Eventually, my parents bought me a horse but I also rode whatever I could. I didn’t care. I would have mounted a donkey or a Great Dane if they could jump over a fence. A lot of Bertie’s students were kamikaze riders, including myself. He was an irresponsible teacher who took advantage of his students’ desire to jump at any cost. He sold me one of his horses, Joey, a stubborn thoroughbred/Percheron mix who could clear over six feet of fence. Joey was a great jumper, but because of his huge size the landing sent most riders flying off the saddle. Bertie and I were the only ones that could stay on him. Most of the time. Riding Joey made riding other horses a breeze. He turned my inner thighs into steel and he taught me to feel comfortable flying through the air and landing hard and often. I learned to bounce.
I was about to ride a Stallion who hadn’t exercised in over a week, during feeding time, on a windy evening. It made no difference to me. I wasn’t afraid. Moreover, I was still high on a great jumping session I had two days before. People even congratulated me on my improvement. I hadn’t improved. I wasn’t riding Joey and I guess people were impressed I didn’t fall off once. Now that I think about it, it must have been hard for spectators to watch me ride Joey. So, I was feeling strong and confident. I sprayed extra strength mosquito repellent all over my riding pants, shirt, arms and face. I was set and eager.
There were a couple of mares around so I took the horny Stallion to the far end of the enclosure away from the fences to get him tired before starting our jumping work out. He didn’t like that all. He also didn’t like that I was riding him. It was as if he knew I didn’t deserve to be on him—that I was an impostor pretending to be rich. He’d take off from our gallop and make a sudden stop at the fence. No biggie. All horses do that when they’re feeling bratty. His owner couldn’t handle it but I could. I had to show him who was in charge and I galloped in a tight circle until he started cooperating. I thought I had him beaten because he fooled me into it.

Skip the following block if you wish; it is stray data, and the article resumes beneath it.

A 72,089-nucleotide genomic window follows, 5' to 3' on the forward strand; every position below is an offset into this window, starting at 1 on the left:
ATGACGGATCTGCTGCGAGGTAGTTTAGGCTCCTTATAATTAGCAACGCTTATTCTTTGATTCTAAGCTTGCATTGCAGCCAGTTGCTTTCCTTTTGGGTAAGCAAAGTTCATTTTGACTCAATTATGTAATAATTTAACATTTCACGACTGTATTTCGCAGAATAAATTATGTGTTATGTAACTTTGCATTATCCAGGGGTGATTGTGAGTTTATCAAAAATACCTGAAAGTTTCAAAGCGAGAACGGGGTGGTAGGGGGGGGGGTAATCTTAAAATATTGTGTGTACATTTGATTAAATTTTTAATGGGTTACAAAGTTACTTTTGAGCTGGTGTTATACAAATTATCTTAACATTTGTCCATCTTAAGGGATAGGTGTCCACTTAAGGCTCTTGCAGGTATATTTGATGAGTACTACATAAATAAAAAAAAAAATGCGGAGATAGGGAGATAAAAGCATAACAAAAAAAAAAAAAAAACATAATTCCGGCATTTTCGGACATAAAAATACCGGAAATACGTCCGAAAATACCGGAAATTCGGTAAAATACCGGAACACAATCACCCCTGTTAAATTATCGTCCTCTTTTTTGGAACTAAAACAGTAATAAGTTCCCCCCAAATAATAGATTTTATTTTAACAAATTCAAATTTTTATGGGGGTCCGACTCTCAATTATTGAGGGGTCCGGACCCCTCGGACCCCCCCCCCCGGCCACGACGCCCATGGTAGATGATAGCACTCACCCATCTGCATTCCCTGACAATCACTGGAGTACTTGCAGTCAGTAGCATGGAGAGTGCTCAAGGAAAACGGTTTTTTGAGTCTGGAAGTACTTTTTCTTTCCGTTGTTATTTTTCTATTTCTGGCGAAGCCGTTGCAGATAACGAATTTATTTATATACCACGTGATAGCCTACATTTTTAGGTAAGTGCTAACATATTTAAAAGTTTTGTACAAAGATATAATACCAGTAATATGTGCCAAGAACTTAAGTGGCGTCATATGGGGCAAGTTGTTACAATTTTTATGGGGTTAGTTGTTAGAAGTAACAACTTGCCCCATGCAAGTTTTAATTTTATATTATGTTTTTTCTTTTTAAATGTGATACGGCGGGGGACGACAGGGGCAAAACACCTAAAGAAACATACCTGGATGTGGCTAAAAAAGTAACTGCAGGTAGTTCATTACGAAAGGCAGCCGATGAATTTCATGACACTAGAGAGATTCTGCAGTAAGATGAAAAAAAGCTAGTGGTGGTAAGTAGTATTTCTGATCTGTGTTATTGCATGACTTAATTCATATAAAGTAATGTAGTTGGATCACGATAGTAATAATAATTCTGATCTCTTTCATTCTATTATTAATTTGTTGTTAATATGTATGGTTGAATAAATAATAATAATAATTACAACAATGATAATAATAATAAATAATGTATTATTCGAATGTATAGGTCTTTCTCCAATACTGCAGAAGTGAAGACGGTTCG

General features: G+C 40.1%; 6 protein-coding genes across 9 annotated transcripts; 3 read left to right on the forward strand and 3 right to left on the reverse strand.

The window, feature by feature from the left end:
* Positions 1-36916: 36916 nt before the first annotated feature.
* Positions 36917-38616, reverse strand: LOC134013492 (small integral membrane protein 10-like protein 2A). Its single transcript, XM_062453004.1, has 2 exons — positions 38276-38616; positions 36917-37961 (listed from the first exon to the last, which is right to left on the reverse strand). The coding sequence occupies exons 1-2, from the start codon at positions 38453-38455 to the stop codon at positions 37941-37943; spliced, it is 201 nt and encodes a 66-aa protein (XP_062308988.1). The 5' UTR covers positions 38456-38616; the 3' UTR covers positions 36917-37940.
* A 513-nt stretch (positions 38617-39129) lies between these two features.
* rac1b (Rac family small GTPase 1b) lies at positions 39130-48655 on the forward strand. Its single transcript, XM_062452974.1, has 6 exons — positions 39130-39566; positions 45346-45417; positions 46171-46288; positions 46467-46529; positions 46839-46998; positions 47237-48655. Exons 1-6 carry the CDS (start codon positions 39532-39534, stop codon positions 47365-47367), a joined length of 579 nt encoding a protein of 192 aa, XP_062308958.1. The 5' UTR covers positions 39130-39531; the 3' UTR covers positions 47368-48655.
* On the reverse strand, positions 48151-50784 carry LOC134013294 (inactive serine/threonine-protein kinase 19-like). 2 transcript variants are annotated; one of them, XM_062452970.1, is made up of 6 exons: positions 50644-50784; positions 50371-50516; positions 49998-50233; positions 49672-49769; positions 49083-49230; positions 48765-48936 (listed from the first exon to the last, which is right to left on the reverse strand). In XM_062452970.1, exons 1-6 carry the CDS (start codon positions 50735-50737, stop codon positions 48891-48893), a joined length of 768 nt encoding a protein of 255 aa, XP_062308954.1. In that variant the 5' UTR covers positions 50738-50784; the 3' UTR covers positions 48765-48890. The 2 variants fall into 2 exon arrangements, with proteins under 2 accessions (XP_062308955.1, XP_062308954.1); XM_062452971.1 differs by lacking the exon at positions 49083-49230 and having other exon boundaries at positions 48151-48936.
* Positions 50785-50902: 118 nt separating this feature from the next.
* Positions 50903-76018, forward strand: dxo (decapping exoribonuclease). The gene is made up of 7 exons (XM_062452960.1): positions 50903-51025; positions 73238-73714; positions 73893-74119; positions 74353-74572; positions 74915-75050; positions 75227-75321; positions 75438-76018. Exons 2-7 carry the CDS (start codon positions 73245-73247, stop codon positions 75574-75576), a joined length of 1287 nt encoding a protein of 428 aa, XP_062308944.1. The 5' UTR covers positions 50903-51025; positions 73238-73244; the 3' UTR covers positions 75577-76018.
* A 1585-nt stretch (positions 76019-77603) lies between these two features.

I took him around to take our first jump and when he came to the first fence, he accelerated and then stopped , refusing to jump. I clenched my inner thighs and stayed on. I could tell that made him mad. I had proven that I was smarter. I “punished” him by running him in a tight circle again until he cooperated. Again, I took him around and he stopped. He got so angry I didn’t fall off that he stood up on his hind legs to throw me off. I stayed on and he tried again and again. He lost his balance and we both fell back, separating in the air. On the ground, confused but mostly embarrassed, I turned to my left and saw the Stallion next to me looking befuddled and stupid. He was no longer a cocky son-of-a-bitch but a disoriented pony eating dirt.